Attractive outdoor furniture can make your outdoor summer activities a lot more fun. While most friends and family will find any suitable place to sit down, a gathering is much nicer when the deck or patio furniture is in good shape. Fortunately, this is a home maintenance project you can handle on your own with ease.
Maintaining your outdoor furniture takes more dedication than the furnishings inside your home. Chairs and tables take more abuse, and the elements may bear down on them year round (or you can store your furniture indoors through the winter). But in just an afternoon, you can get your outdoor furniture looking great, just in time for the first barbecue (read Holiday Tips: Make Your Memorial Day Memorable).
Cleaning Outdoor Furniture Made From Resin, Rattan or Wicker
Resin patio furniture is everywhere, from discount stores to the big-box giants. Maybe you have an old set of stackable chairs in every color, or perhaps you’ve got a table and chairs that look a little grungy. Either way, you can make them presentable for the warm months. Although rattan and wicker are a lot different from plastic, the care is very similar.
Make cleaning your outdoor furniture part of your spring, home maintenance routine. And remember it's easy when the only thing that’s wrong is a little dirt. You just need a bucket with sudsy water, a sponge, a soft brush, and hose, and you’re all set. Be cautious when scrubbing with a brush, though, as this can scratch resin and remove paint from rattan and wicker.
If your furniture has seen better days, and the colors are faded, bubbling or flaking, you’ll need more than soap and water. Resin needs special paint primer and spray paint made for plastics. With rattan and wicker, you can use general purpose an outdoor-safe primer and spray paint.
After cleaning and letting the furniture dry, spray on a thin, even coat of paint primer. Once that’s dry, apply your paint the same way. It’s best to hold the can about 12 inches away from the surface, and spray in an even, back-and-forth, sweeping motion. Heavy coats might seem like they’d take less time, but they run, and can also peel off.
Maintaining Your Cast Iron Tables and Chairs
Cast iron furnishings can last for generations with regular home maintenance. Cleaning requires a soft-bristle brush to reach all of the details, and a bucket of soapy water. Be sure to let the iron dry completely before proceeding, as water is the enemy of iron.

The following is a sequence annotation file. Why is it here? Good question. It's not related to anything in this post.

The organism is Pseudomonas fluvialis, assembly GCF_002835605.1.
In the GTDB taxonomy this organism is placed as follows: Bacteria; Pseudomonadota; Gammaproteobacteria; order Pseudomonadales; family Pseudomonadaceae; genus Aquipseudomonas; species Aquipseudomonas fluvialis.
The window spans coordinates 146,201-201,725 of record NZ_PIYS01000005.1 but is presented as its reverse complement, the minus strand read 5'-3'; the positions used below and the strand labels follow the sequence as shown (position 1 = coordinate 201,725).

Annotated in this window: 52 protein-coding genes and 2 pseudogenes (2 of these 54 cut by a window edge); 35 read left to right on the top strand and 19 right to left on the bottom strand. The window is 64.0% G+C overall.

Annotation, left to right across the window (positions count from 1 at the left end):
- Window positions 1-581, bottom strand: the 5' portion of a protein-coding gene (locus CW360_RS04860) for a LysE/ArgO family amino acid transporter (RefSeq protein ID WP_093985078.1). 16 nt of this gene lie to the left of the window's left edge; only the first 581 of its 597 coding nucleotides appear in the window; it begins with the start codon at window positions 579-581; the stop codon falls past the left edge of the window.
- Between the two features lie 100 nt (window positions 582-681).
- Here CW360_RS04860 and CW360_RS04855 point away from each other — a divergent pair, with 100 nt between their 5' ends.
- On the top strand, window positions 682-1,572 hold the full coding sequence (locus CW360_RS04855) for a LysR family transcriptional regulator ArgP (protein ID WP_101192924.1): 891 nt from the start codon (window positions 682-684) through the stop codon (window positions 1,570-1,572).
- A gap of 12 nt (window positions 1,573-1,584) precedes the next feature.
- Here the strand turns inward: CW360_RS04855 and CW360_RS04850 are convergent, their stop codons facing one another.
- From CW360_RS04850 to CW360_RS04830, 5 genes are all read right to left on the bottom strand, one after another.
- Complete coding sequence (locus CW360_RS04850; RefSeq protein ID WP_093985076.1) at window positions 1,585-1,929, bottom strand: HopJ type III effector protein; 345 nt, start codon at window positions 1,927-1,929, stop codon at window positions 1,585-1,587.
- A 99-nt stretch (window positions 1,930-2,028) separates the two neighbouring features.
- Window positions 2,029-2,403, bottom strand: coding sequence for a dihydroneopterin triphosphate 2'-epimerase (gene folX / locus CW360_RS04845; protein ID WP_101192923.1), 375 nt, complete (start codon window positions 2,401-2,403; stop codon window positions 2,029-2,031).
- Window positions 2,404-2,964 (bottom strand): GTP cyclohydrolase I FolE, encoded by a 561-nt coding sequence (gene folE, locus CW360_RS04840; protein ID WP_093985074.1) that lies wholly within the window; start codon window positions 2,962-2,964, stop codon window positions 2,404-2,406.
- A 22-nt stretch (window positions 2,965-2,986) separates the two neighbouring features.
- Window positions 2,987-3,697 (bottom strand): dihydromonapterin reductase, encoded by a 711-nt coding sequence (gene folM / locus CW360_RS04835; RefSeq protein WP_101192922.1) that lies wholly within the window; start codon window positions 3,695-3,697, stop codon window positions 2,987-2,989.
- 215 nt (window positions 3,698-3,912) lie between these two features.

If your cast iron is painted, you may need to freshen it up occasionally. Some paint is baked on so it can withstand the elements for years, the same as a wrought iron fence. But if the paint is wearing off, or if you see rust spots, you need to take action to protect the metal.
Address flaking paint and rusty spots with a wire brush, but not one that’s overly coarse. You’ll want one that has bristles that flex at least a little. Scrub the old paint and rust you want to remove, then clean those areas and dry them.
Painting iron requires primer and paint made for metals. Spray on primer in a thin coat, and then apply a couple of coats of paint using the sweeping motion, letting each coat dry thoroughly before applying the next coat. If your iron is only sealed and not painted, you can apply a clear protective coat instead of primer and paint.
Making Wood Patio Furniture Look Good Again
Wood deck and patio furniture takes a lot of abuse from the elements. (Read: Deck or Patio: What's Right for Your Backyard?) If it’s not sealed, the wood will turn a soft gray over time, which is the same patina see on beach cottage siding. This isn’t a bad thing, and many home owners like that look. But you can also keep wood looking newer, if that’s your preference.
Pressure washing isn’t the best, as it can cause permanent scars. A better idea is scrubbing with a soft brush and cleaner made for wood patio furniture. Be cautious about using bleach because it can cause wood to rot, and turn the surface gray.
If you’re letting the wood weather naturally, cleaning is all you need to do. But if you want to keep it looking newer, or if your furniture is painted, you’ll need to do more.
An oil-based wood sealer, such as urethane with a UV protectant, gives the wood some sheen while helping preserve its natural color. This brushes on using a paintbrush, or you can also find urethane in a spray can. Avoid water-based urethane for outdoor furniture, as water droplets leave white spots that sometimes fade.
If your furniture is painted, you'll need primer and paint made for wood. You can use paint from a can and brush it on, or use a spray primer and paint. Before painting, check for chips and flakes in the old finish. You’ll need to scrape those off using a 5-in-1 tool before you paint.
Getting your outdoor furniture ready for summer is one of those jobs that few people really enjoy, but everyone loves once it's done. Take a warm, clear day, and you might be finished before it's time to fire up the grill. But be careful about applying primers and paint in direct sunlight. While a warm day is good, you'll need a shady spot. Otherwise, the coatings can bubble up as they dry.
If your furniture has cushions, the care is usually fairly straightforward. Either touch them up using a damp sponge, or hose them off and let them dry in in the sun.
Are you ready to tackle your outdoor furniture? Have some tips to share, or some questions about how to do the job right? We'd love to hear from you!
Recently my family has been thinking about getting some patio furniture and I wanted to look up some information. I really appreciated how this article talked about making cleaning your outdoor furniture part of your spring, home maintenance routine. I think that this is a great idea to make sure that it stays in good condition.